From The Pantry side of my business I want to stock your pantry with the purest products available; free from chemicals, low in food miles and direct from farmers and makers. This is how I choose to eat and I cannot sell anything that compromises this philosophy.
Spices has been my biggest problem, in this regard. I cannot contact hundreds of small, Asian, Middle Eastern and various island growers via my laptop! I will not simply buy certified organic spices through a distributor because I am not confident that the spice farms are owned and operated in a manner that helps their local economies, but rather, I fear, are large, multinational enterprises charging too much and paying the indigineous communities too little.
Barry, in red, measuring out spices for a customer
Enter Barry Beach, of Beach Organics, by the sea, south of Adelaide. I have met Barry a few times at the Willunga Farmers’ Market and once visited his vegetable garden and spice business with the Hills and Plains Seedsavers group in 2008. Barry’s passion for pure, ethical, organic spices has led him on a fascinating journey, culminating in forming working relationships with a group of Indonesian spice growers. His spices are sometimes wild harvested and sometimes cultivated, but always with the benefits to the communities in mind and always organic.
Now, as The Garden Shed and Pantry is finding its niche in southern Tasmania, I feel I can benefit from all the work done by Barry and begin to offer a small range of his beautiful, and often unfamiliar, spices to my customers.
Barry’s stall at the Willunga Farmers’ Market
I have asked Barry endless questions in our email exchanges and I am grateful to him for his understanding that I need to know all about things, before I buy them for myself or my customers. Here is what I have so far learned from Barry…..
As for the cloves & long pepper, as a result of a long relationship with Indonesia, its people, culture & cuisine we have extended our business to this part of the world to grow our spices, cacao, produce our extraordinary honeys etc etc. This enables us to put more money into the pockets of our Growers & ensure quality control & consistency from paddock to plate. A true direct / fair trade business model. The production of our strawberry blossom honey has for example enabled the purchase of school books for all the children living in the vicinity of the production area.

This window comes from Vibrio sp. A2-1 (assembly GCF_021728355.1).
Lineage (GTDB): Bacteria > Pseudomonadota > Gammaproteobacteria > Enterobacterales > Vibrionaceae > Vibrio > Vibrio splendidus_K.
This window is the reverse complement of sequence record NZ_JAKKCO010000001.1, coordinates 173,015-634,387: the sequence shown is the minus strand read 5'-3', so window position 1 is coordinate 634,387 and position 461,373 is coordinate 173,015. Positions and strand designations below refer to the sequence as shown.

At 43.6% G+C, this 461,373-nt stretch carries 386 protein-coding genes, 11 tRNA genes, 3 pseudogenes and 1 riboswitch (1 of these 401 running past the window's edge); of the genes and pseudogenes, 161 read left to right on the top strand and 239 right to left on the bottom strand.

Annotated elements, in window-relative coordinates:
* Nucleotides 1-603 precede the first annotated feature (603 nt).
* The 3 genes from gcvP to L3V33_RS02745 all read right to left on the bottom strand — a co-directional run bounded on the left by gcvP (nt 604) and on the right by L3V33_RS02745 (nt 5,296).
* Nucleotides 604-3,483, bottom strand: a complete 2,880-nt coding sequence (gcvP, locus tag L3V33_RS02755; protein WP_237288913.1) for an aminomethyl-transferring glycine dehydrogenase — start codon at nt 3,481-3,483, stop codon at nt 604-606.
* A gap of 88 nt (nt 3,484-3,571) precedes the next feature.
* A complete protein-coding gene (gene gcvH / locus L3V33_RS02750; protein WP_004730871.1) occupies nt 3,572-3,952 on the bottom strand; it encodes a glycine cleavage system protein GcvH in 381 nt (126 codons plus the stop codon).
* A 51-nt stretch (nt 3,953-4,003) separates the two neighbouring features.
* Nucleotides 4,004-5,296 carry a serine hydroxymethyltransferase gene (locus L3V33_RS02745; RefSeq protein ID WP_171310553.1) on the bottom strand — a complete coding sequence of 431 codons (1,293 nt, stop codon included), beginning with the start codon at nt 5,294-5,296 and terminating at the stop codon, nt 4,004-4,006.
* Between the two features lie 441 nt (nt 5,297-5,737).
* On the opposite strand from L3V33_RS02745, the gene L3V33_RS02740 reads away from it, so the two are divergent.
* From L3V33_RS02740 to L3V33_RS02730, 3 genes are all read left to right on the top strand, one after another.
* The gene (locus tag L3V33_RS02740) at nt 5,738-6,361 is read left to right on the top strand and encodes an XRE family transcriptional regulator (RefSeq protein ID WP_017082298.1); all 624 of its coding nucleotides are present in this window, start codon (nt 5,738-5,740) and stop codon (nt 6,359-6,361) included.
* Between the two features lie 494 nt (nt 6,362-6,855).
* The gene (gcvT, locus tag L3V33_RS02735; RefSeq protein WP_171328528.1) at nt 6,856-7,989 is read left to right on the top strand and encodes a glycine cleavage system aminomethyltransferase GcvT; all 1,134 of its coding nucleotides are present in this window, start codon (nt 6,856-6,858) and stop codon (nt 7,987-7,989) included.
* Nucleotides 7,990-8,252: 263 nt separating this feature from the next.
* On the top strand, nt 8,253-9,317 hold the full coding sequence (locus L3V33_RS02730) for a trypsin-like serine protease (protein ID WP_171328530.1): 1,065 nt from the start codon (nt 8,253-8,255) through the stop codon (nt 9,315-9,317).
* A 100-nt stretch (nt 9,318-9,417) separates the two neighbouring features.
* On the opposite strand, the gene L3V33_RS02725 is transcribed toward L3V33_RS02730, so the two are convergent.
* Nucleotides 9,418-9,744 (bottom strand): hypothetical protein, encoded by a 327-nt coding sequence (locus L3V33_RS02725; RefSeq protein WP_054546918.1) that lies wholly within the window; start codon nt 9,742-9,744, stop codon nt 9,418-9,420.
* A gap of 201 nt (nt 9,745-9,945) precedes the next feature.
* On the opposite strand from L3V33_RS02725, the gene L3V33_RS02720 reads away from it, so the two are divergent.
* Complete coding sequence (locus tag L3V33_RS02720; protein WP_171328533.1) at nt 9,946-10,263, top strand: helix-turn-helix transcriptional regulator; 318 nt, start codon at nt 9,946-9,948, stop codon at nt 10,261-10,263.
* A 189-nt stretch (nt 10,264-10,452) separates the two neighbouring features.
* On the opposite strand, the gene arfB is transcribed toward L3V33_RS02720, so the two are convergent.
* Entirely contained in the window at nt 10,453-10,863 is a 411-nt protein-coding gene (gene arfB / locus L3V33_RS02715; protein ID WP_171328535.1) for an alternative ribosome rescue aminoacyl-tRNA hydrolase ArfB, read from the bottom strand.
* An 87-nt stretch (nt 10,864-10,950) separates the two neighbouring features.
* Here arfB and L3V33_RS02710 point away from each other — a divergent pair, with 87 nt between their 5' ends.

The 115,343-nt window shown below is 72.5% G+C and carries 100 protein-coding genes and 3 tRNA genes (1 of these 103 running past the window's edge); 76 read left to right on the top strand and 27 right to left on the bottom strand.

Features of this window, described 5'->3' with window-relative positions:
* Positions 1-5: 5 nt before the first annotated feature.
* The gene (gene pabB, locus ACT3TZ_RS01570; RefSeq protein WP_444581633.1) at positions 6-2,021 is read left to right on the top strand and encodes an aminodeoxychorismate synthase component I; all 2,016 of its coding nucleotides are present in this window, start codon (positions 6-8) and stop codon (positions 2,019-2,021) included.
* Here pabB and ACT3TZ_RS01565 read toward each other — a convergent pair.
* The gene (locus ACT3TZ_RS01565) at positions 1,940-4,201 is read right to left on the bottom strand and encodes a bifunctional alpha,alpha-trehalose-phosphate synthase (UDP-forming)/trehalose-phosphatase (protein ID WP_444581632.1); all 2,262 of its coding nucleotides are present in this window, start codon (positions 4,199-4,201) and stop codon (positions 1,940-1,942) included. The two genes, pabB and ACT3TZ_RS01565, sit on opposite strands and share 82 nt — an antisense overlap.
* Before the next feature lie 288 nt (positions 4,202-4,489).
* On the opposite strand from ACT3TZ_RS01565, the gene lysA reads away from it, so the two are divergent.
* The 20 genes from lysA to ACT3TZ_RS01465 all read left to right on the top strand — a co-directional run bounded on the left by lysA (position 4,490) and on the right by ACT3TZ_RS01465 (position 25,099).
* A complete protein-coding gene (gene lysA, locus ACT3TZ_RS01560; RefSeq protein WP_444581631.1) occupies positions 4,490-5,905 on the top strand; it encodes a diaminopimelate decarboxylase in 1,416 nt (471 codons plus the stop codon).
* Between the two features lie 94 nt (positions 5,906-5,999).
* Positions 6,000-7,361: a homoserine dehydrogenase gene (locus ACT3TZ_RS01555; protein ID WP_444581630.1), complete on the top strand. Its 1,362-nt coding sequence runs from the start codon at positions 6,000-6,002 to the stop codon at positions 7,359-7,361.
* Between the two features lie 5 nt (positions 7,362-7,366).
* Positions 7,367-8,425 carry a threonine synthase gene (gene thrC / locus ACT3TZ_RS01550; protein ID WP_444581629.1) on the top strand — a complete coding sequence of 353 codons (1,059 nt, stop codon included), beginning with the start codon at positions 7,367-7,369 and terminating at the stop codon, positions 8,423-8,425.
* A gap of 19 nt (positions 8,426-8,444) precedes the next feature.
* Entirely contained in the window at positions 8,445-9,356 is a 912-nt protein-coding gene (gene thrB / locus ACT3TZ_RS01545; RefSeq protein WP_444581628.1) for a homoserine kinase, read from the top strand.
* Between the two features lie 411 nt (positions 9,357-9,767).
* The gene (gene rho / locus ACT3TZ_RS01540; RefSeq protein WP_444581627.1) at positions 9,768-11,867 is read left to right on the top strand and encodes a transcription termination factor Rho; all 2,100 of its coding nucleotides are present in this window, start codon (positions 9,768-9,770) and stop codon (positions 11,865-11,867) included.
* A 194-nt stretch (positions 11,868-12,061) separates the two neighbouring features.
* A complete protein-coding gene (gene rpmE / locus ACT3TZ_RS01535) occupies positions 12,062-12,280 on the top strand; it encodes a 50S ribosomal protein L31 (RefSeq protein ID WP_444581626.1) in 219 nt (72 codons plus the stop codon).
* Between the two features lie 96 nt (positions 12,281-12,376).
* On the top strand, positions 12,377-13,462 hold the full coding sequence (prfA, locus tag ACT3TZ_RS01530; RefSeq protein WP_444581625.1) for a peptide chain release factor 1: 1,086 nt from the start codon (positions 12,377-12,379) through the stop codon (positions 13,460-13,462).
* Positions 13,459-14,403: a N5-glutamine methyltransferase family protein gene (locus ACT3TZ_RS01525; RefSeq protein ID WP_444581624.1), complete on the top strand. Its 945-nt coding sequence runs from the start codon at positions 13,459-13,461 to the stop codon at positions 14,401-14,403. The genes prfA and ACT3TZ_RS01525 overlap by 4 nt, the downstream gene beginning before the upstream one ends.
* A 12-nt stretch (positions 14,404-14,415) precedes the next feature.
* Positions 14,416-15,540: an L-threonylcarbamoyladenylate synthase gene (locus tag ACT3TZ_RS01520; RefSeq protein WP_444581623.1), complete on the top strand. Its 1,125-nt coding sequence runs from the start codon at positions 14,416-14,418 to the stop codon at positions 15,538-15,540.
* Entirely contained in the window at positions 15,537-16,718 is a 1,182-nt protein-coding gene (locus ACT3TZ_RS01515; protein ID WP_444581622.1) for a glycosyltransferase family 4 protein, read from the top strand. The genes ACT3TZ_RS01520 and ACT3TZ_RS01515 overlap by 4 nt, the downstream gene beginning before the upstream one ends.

Specifically the long pepper is a wild harvest from various locations within Indonesia, incredibly aromatic & highly valued as a culinary spice and used medicinally in a tonic known as Jamu.
It has recently been shown in clinical trials to target & kill cancer cells due to the presence of piperlongumine.
The cloves are grown by a very good friend of mine and are named after him – Agung’s – Cloves.
We have a licence to import both of these to Australia. Additional .. none of our spices etc are fumigated nor treated by AQIS nor the Indonesian authorities.
As for our vanilla, we grow all our spices, including our certified organic and wild crafted vanilla in Indonesia. General Balinese vanilla is considered to be of inferior quality, with much better vanilla coming from other “pockets” of the Indonesian archipelago, including Sulawesi, Alor & some areas of Java etc.
We currently have good supplies of the following single origin spices – our star anise, nutmeg & lampung black & Agungs peppercorns. Our turmeric and whole ground vanilla is also proving to be extremely popular and we have excellent supplies of both. Maybe worth your consideration.
New stock of our organic cinnamon is due Sept, as is sliced dried turmeric, galangal, ginger, Indian gooseberry & rosella petals – which is excellent as a herbal tea, reputed to regulate blood pressure etc. Also excellent gourmet grade vanilla is on the way at the same time. We are also about to launch our new single origin whole bean coffee range early Spring and organic spiced raw choclate.
First of all I am stocking the Long Pepper and cloves mentioned above. The long pepper is like nothing I have experienced before and last night I crushed two with my mortar and pestle, releasing a multitude of aromas. On potatoes freshly dug from a neighbour’s garden, and steamed for dinner it was sensational.
You will find Barry’s spices at my stall and available from my home shop.